Project Building and Budget Consultant
Jake is currently a Project Manager and Sustainability Intra-preneur with Arteka Companies with specialties in community facilitation, change management, soil regeneration, irrigation, and landscape installation. He is also Co-founder and Principal of Community Earth where he has facilitated community conversations for Habitat for Humanity, multi-generational projects, sustainability strategy sessions, and multi-sector mediation. He is the Author of the Organic Soil Handbook and most recently a contributing author of Designing Urban Agriculture: A Complete Guide to the Planning, Design, Construction, Maintenance and Management of Edible Landscapes.
At the Archibald Bush Foundation he managed the InCommons initiative, a culture shift movement whose mission was to inspire, support and connect community-powered problem-solvers to create a resilient region powered by community who in the face of tough problems, people see each other as the solution.
As the Sustainability Manager for Cagwin & Dorward, a top 25 Landscape Contracting firm in the US, he led the transformation of this 400 employee, 55 year old, $30 million conventional company into an Environmentally Responsible pioneer who received the 2009 national PLANET (Professional Landcare Network) Award for Sustainable Business. The World Café was an essential process to empowering staff to co-create, collaborate on new initiatives, and to create a learning organization.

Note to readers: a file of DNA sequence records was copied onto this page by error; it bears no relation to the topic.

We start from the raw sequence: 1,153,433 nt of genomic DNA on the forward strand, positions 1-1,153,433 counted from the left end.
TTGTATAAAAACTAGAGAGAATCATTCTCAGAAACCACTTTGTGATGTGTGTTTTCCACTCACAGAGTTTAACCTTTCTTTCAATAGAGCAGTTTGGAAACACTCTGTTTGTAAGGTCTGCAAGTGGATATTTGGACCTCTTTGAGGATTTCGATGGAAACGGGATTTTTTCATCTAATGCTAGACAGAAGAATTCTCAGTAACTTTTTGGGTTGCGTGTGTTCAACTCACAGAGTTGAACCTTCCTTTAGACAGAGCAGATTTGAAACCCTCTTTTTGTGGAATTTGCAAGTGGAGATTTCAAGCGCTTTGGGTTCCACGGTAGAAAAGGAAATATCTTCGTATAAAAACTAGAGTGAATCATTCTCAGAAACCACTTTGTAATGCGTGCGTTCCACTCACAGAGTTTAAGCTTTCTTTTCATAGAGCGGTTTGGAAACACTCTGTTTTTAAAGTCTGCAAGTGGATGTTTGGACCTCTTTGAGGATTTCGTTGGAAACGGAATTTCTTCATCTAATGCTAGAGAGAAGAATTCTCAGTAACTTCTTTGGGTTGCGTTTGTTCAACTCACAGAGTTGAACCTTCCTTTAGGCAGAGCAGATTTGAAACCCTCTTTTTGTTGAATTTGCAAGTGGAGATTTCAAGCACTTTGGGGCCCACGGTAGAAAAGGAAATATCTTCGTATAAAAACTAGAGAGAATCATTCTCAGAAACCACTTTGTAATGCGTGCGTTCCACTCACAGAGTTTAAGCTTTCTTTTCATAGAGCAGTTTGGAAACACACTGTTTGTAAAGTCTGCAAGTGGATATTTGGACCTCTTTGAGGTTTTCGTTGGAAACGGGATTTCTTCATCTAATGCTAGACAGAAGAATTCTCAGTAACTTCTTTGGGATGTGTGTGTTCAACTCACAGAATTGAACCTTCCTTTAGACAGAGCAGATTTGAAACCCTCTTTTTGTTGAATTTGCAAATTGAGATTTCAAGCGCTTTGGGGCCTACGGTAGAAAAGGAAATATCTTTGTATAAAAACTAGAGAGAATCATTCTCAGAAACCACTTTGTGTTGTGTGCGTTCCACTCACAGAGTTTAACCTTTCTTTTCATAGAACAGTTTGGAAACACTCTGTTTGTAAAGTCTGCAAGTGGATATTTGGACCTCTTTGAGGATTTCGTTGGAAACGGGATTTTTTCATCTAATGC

Civil Engineer, Pierce and Pini
Rhonda Pierce is a licensed professional civil engineer, president of Pierce Pini + Associates (PPA) and has over 20 years of civil engineering design experience. PPA is an environmentally-conscious civil engineering firm who specializes in site design and stormwater management. Rhonda Pierce started PPA ten years ago and has flourished as a small, woman-owned company during the last decade.
PPA professional services include design of site layouts, grading, drainage, public and private utilities, storm water management, erosion control and pavements and roads. PPA also provides project management, construction administration and contract administration services for all types of construction projects in addition to coordinating with surveyors, geotechnical engineers, wetland specialists and assisting with procurement of city, county, state, federal and watershed district approvals and permits. PPA has experience working on B3, LEED, Green Building Design and Living Building Challenge methodology and implements sustainable design practices on all their site design projects.